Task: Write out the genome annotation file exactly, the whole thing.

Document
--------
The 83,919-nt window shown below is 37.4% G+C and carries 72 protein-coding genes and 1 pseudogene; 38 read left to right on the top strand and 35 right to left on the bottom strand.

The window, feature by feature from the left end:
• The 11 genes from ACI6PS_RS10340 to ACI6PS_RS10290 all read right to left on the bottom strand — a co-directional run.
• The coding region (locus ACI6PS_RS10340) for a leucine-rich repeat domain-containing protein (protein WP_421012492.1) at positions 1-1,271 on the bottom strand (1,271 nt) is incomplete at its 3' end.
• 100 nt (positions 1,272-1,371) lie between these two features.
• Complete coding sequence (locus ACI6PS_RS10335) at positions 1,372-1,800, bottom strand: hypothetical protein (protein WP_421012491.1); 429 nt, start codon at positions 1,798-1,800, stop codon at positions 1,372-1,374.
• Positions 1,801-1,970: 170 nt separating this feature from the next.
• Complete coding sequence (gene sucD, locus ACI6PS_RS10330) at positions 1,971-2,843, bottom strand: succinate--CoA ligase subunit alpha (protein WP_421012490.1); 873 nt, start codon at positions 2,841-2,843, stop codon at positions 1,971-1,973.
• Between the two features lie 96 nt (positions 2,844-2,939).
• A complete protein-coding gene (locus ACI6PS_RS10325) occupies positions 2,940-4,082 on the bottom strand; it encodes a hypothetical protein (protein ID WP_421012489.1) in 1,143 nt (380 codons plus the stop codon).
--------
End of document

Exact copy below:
The 83,919-nt window shown below is 37.4% G+C and carries 72 protein-coding genes and 1 pseudogene; 38 read left to right on the top strand and 35 right to left on the bottom strand.

The window, feature by feature from the left end:
• The 11 genes from ACI6PS_RS10340 to ACI6PS_RS10290 all read right to left on the bottom strand — a co-directional run.
• The coding region (locus ACI6PS_RS10340) for a leucine-rich repeat domain-containing protein (protein WP_421012492.1) at positions 1-1,271 on the bottom strand (1,271 nt) is incomplete at its 3' end.
• 100 nt (positions 1,272-1,371) lie between these two features.
• Complete coding sequence (locus ACI6PS_RS10335) at positions 1,372-1,800, bottom strand: hypothetical protein (protein WP_421012491.1); 429 nt, start codon at positions 1,798-1,800, stop codon at positions 1,372-1,374.
• Positions 1,801-1,970: 170 nt separating this feature from the next.
• Complete coding sequence (gene sucD, locus ACI6PS_RS10330) at positions 1,971-2,843, bottom strand: succinate--CoA ligase subunit alpha (protein WP_421012490.1); 873 nt, start codon at positions 2,841-2,843, stop codon at positions 1,971-1,973.
• Between the two features lie 96 nt (positions 2,844-2,939).
• A complete protein-coding gene (locus ACI6PS_RS10325) occupies positions 2,940-4,082 on the bottom strand; it encodes a hypothetical protein (protein ID WP_421012489.1) in 1,143 nt (380 codons plus the stop codon).